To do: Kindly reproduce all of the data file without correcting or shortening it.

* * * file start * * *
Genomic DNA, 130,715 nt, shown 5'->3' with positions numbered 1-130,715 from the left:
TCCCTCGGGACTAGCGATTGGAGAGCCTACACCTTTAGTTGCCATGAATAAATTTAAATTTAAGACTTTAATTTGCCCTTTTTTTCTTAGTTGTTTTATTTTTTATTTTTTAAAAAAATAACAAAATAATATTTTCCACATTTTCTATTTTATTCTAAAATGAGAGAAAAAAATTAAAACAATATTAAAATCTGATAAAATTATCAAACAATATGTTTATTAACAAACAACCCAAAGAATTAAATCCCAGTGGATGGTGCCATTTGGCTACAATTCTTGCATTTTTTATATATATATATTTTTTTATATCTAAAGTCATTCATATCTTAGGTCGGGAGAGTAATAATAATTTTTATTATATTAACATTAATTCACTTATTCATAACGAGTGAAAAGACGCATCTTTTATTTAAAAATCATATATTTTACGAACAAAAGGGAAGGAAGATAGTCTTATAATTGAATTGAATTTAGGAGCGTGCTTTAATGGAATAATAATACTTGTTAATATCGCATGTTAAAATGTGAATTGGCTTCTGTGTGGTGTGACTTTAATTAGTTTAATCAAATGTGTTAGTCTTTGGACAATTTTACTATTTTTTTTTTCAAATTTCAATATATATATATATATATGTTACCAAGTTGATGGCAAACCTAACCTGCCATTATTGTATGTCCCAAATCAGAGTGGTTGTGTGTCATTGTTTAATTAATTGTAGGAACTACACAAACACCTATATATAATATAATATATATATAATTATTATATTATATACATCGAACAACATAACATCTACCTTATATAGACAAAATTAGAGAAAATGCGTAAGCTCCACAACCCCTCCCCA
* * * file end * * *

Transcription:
Genomic DNA, 130,715 nt, shown 5'->3' with positions numbered 1-130,715 from the left:
TCCCTCGGGACTAGCGATTGGAGAGCCTACACCTTTAGTTGCCATGAATAAATTTAAATTTAAGACTTTAATTTGCCCTTTTTTTCTTAGTTGTTTTATTTTTTATTTTTTAAAAAAATAACAAAATAATATTTTCCACATTTTCTATTTTATTCTAAAATGAGAGAAAAAAATTAAAACAATATTAAAATCTGATAAAATTATCAAACAATATGTTTATTAACAAACAACCCAAAGAATTAAATCCCAGTGGATGGTGCCATTTGGCTACAATTCTTGCATTTTTTATATATATATATTTTTTTATATCTAAAGTCATTCATATCTTAGGTCGGGAGAGTAATAATAATTTTTATTATATTAACATTAATTCACTTATTCATAACGAGTGAAAAGACGCATCTTTTATTTAAAAATCATATATTTTACGAACAAAAGGGAAGGAAGATAGTCTTATAATTGAATTGAATTTAGGAGCGTGCTTTAATGGAATAATAATACTTGTTAATATCGCATGTTAAAATGTGAATTGGCTTCTGTGTGGTGTGACTTTAATTAGTTTAATCAAATGTGTTAGTCTTTGGACAATTTTACTATTTTTTTTTTCAAATTTCAATATATATATATATATATGTTACCAAGTTGATGGCAAACCTAACCTGCCATTATTGTATGTCCCAAATCAGAGTGGTTGTGTGTCATTGTTTAATTAATTGTAGGAACTACACAAACACCTATATATAATATAATATATATATAATTATTATATTATATACATCGAACAACATAACATCTACCTTATATAGACAAAATTAGAGAAAATGCGTAAGCTCCACAACCCCTCCCCA